This Java client is for interacting with Bit.ly, the URL shortening service, from an Android application. Though not directly supported by Bit.ly, the library is endorsed for use on the Bit.ly developer site. The Bit.ly API allows developers to implement programmatic shortening, sharing, and tracking of links (URLs). Unique user-level and aggregate links can also be created to let users view real-time traffic and referrer data, as well as location and metadata.
Most people usually take notes that they hope will eventually prove useful in some way by using either some type of mobile computing device or a piece of paper. Unfortunately, much of that information never makes it into a document, especially if it’s on a paper that can easily get lost.
So far, this article has primarily focused on the extent to which a smartphone's fingerprint reader can be used to secure the device or provide convenience to the end user. But, does the absence of an AND/conjuction approach for unlocking the device also mean that AND/conjunction is not available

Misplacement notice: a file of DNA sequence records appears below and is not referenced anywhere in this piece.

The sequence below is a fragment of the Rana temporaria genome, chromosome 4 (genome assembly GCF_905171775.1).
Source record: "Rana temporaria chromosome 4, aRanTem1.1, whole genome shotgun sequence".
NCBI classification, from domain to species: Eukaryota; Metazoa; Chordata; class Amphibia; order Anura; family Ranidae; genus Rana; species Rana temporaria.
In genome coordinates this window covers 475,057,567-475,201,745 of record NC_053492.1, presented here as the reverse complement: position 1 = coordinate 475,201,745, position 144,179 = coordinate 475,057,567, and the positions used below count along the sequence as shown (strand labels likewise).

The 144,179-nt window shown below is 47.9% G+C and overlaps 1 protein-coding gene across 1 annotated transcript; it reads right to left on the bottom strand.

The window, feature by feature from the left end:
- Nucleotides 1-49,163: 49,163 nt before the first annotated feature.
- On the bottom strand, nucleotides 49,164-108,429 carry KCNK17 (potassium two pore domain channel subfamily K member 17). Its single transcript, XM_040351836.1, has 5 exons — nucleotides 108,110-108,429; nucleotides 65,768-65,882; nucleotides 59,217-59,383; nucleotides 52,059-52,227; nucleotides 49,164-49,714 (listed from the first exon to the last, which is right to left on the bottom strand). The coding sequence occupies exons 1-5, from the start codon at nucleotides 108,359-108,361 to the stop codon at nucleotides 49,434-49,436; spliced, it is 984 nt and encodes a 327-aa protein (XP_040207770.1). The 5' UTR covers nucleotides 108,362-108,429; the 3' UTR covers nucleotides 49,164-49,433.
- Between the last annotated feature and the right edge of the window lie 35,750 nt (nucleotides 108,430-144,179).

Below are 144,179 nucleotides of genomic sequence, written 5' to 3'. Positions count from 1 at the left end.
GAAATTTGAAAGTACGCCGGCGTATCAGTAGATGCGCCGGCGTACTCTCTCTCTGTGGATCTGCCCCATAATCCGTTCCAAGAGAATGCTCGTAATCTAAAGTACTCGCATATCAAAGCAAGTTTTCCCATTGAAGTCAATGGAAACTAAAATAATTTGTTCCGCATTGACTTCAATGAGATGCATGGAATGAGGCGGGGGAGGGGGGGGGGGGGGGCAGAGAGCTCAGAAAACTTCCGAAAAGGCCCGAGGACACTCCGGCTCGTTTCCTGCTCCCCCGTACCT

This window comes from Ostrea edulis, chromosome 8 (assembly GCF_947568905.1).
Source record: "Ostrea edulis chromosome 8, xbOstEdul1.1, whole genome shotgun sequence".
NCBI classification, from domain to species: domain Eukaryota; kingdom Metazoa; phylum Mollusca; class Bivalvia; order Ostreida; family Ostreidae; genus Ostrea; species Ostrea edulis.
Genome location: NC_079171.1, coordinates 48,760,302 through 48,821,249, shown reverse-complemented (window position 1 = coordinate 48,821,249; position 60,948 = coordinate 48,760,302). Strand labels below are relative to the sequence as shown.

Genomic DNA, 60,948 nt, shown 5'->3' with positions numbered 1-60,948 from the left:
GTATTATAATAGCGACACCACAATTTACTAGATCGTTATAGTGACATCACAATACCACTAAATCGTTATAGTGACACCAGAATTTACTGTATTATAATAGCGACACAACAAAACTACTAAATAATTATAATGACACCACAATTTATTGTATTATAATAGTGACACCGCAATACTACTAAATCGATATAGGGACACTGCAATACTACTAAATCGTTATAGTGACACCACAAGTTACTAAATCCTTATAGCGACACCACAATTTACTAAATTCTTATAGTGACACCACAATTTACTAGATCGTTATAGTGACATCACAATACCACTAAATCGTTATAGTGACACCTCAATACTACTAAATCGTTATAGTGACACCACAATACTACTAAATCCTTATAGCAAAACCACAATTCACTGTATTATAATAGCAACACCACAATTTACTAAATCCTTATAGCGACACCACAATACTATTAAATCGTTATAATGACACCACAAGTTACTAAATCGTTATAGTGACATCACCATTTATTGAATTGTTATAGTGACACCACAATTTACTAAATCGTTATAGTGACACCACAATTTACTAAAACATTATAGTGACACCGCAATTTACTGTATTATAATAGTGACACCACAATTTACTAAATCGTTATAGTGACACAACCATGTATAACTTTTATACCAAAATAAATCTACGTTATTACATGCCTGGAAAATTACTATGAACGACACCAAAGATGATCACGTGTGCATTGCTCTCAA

Food-sharing mobile photo app Foodspotting had an API since day one. Of course, every mobile app has an API, at least if it needs to store or retrieve non-trivial data. Most of those interfaces stay hidden away, private APIs with only that single, internal audience. Foodspotting, on the other hand, signed Zagat as an early partner and now also has OpenTable, among others, using its Foodspotting API. The company is not exactly making it widely available for any developer, though the documentation is public, planting it in a vast grey area that's becoming increasingly common.